Can I file an amended tax return to get my stimulus?

April 01, 2022 by Carolyn Richardson, EA, MBA
United States Treasury Check

I got married Dec.11th, the woman who did my taxes filed MFS..and I was eligible for my stimulus that I never received..but they took my whole refund. With her doing that..do I need to file an amended return? Wasn't asked to show proof if marriage either.

-Stanley, Tennessee


Hello Stanley,

Thank you for contacting us with your question regarding the third economic impact payment. And congratulations on the new marriage! If we understand your question correctly, you’d like to know if you can file an amended return to claim the Recovery Rebate Credit on your 2021 return. The person who prepared your 2021 tax return filed your return as Married Filing Separately. The Recovery Rebate Credit (RRC) is the credit you claim when filing your return if you did not receive the economic stimulus payment.

The good news is that, yes, you can file an amended return to claim the credit if you believe you are eligible for it. Whether you are eligible for it will depend on several things, however. But because you filed separately from your spouse on your original return, you are permitted to amend your return to married filing joint with your new spouse, providing your spouse is agreeable to that. Generally, you both must be U.S. citizens or U.S. resident aliens in 2021 to be eligible, and you or your spouse cannot be claimed as a dependent by some other taxpayer (such as a parent).

You may not have received the stimulus either previously or when your return was filed because the income limitations on this third round of payments were lower than for the advanced payments issued in 2020. To be eligible to receive the full amount of the credit for 2021, your adjusted gross income would need to be under $75,000 if you were married filing separately (or $150,000 if you amend your return to file jointly). The credit completely phases out and is reduced to $0 if your income is more than $80,000 for your married filing separate return, or $160,000 if you amend to married filing jointly. You and your spouse should check your separate returns to determine if the combined income on both returns would still disqualify you from being eligible for the credit. If your combined income is too high to receive the credit, there would likely be no real benefit from amending your return. However, it is generally more favorable for married couples to file joint returns as there are other tax benefits to being married that extend beyond the Recovery Rebate Credit.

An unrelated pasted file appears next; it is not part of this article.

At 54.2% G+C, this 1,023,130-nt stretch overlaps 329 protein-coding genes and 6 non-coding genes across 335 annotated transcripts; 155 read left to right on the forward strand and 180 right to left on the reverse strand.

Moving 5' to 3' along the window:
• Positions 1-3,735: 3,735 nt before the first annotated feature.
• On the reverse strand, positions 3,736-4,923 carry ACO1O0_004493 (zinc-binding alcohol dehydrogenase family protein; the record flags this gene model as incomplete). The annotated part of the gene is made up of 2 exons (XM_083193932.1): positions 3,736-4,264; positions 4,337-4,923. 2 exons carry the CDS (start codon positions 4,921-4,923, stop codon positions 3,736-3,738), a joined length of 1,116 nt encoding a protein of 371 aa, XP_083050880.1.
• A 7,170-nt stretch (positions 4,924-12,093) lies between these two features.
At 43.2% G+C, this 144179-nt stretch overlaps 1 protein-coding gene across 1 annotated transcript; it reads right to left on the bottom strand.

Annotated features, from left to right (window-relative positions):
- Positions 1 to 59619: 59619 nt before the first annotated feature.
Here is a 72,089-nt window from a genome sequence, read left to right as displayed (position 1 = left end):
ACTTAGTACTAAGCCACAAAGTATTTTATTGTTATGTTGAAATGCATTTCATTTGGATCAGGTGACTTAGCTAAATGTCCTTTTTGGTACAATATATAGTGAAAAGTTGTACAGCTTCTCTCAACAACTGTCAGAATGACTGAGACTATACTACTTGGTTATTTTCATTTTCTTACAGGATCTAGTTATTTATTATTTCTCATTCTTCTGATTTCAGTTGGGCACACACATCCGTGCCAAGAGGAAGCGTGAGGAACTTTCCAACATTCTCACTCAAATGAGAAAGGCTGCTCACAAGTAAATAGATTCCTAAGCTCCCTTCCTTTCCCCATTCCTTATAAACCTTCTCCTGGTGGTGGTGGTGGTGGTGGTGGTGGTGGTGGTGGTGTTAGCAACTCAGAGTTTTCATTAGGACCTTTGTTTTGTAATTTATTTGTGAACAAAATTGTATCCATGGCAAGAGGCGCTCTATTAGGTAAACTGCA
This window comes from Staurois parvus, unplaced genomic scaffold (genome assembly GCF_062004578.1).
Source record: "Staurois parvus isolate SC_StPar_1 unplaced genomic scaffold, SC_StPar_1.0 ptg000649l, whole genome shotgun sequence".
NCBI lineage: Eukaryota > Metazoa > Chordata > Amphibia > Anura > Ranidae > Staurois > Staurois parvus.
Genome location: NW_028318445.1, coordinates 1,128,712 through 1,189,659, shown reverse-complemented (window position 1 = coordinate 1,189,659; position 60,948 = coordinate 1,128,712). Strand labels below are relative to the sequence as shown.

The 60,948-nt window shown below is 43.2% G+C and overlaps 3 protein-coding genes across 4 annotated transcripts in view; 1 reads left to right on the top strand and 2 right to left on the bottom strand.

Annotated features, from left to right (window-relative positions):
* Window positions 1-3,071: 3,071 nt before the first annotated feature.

With all that being said, it sounds like you may still not receive the stimulus by claiming it as a credit on an amended return. We don’t know who “they” are who “took your whole refund” or what they took it for. If your refund was used just to pay your return processing fees, you might be fine (but an amended return will also cost money to process). But if it was the IRS taking your refund for prior outstanding tax debt, filing an amended return to claim the Recovery Rebate Credit may only result in the IRS applying that refund toward any past tax debt. While the advance payments of these credits in the form of stimulus payments would not be used to pay outstanding debts, claiming them as a credit is not subject to these restrictions. And to add more woe, if your new spouse’s income was also generating a refund, filing a joint return when one spouse has a tax debt but the other does not means the IRS can take the refunds due to both spouses to pay off the debt of the one spouse. You may want to go to the IRS website, IRS.gov, and search for “Injured Spouse.”

Again, congratulations on your nuptials, and we hope for the best for you on your tax question.

Sincerely,
Carolyn Richardson

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Carolyn Richardson, EA, MBA
Learning Content Managing Editor

 

Carolyn has been in the tax field since 1984, when she went to work at the IRS as a Revenue Agent. Carolyn taught many classes at the IRS on both tax law changes and new hire training. In 1990, she left the IRS for a position at CCH, where she was a developer on both the service bureau software and on the Prosystevm fx tax preparation software for nearly 17 years. After leaving CCH she worked at several Los Angeles-based CPA firms before starting at TaxAudit as an Audit Representative in 2009. Carolyn became the manager of the Education and Research Department in 2011, developing course materials for the company and overseeing the research requests. Currently, she is the Learning Content Managing Editor. 


 

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